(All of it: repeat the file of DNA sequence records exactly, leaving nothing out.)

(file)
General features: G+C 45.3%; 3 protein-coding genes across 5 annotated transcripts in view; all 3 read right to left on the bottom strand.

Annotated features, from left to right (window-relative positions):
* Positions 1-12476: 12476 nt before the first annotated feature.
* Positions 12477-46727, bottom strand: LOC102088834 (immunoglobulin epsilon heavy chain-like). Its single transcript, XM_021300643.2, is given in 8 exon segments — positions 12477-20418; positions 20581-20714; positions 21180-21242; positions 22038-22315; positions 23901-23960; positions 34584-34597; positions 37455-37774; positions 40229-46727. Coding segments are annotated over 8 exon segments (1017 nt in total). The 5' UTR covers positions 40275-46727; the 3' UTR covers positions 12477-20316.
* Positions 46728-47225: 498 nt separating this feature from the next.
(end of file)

General features: G+C 45.3%; 3 protein-coding genes across 5 annotated transcripts in view; all 3 read right to left on the bottom strand.

Annotated features, from left to right (window-relative positions):
* Positions 1-12476: 12476 nt before the first annotated feature.
* Positions 12477-46727, bottom strand: LOC102088834 (immunoglobulin epsilon heavy chain-like). Its single transcript, XM_021300643.2, is given in 8 exon segments — positions 12477-20418; positions 20581-20714; positions 21180-21242; positions 22038-22315; positions 23901-23960; positions 34584-34597; positions 37455-37774; positions 40229-46727. Coding segments are annotated over 8 exon segments (1017 nt in total). The 5' UTR covers positions 40275-46727; the 3' UTR covers positions 12477-20316.
* Positions 46728-47225: 498 nt separating this feature from the next.